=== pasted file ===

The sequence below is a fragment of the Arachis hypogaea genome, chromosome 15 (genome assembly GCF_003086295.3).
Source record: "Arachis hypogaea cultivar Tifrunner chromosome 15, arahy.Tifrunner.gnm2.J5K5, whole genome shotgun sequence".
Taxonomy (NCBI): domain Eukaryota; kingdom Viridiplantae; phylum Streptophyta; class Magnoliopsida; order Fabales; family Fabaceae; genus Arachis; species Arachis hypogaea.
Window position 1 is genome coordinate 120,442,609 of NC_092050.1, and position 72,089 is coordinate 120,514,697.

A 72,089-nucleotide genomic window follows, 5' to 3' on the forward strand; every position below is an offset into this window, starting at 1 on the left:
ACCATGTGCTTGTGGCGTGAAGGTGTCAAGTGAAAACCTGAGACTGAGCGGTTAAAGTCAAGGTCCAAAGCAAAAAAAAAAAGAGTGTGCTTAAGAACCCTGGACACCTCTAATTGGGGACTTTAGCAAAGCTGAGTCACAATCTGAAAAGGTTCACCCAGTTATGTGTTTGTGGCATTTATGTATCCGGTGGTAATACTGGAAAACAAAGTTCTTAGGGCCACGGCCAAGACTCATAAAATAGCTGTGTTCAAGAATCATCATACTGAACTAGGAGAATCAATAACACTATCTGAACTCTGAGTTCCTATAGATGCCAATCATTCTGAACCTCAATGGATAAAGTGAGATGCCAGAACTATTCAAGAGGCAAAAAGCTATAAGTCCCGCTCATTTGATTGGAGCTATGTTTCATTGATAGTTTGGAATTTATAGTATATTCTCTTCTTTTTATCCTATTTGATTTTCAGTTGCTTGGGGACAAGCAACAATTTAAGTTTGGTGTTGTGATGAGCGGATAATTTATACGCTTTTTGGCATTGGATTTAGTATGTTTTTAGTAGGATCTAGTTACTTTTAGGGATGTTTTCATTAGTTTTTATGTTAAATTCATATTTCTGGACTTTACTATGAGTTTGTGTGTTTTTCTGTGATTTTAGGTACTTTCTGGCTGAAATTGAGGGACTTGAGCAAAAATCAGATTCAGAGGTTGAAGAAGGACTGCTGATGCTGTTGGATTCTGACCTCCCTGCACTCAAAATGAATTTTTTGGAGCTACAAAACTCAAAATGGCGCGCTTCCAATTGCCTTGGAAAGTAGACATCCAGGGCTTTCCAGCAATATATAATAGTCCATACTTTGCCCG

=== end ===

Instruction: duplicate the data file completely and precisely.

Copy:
The sequence below is a fragment of the Arachis hypogaea genome, chromosome 15 (genome assembly GCF_003086295.3).
Source record: "Arachis hypogaea cultivar Tifrunner chromosome 15, arahy.Tifrunner.gnm2.J5K5, whole genome shotgun sequence".
Taxonomy (NCBI): domain Eukaryota; kingdom Viridiplantae; phylum Streptophyta; class Magnoliopsida; order Fabales; family Fabaceae; genus Arachis; species Arachis hypogaea.
Window position 1 is genome coordinate 120,442,609 of NC_092050.1, and position 72,089 is coordinate 120,514,697.

A 72,089-nucleotide genomic window follows, 5' to 3' on the forward strand; every position below is an offset into this window, starting at 1 on the left:
ACCATGTGCTTGTGGCGTGAAGGTGTCAAGTGAAAACCTGAGACTGAGCGGTTAAAGTCAAGGTCCAAAGCAAAAAAAAAAAGAGTGTGCTTAAGAACCCTGGACACCTCTAATTGGGGACTTTAGCAAAGCTGAGTCACAATCTGAAAAGGTTCACCCAGTTATGTGTTTGTGGCATTTATGTATCCGGTGGTAATACTGGAAAACAAAGTTCTTAGGGCCACGGCCAAGACTCATAAAATAGCTGTGTTCAAGAATCATCATACTGAACTAGGAGAATCAATAACACTATCTGAACTCTGAGTTCCTATAGATGCCAATCATTCTGAACCTCAATGGATAAAGTGAGATGCCAGAACTATTCAAGAGGCAAAAAGCTATAAGTCCCGCTCATTTGATTGGAGCTATGTTTCATTGATAGTTTGGAATTTATAGTATATTCTCTTCTTTTTATCCTATTTGATTTTCAGTTGCTTGGGGACAAGCAACAATTTAAGTTTGGTGTTGTGATGAGCGGATAATTTATACGCTTTTTGGCATTGGATTTAGTATGTTTTTAGTAGGATCTAGTTACTTTTAGGGATGTTTTCATTAGTTTTTATGTTAAATTCATATTTCTGGACTTTACTATGAGTTTGTGTGTTTTTCTGTGATTTTAGGTACTTTCTGGCTGAAATTGAGGGACTTGAGCAAAAATCAGATTCAGAGGTTGAAGAAGGACTGCTGATGCTGTTGGATTCTGACCTCCCTGCACTCAAAATGAATTTTTTGGAGCTACAAAACTCAAAATGGCGCGCTTCCAATTGCCTTGGAAAGTAGACATCCAGGGCTTTCCAGCAATATATAATAGTCCATACTTTGCCCG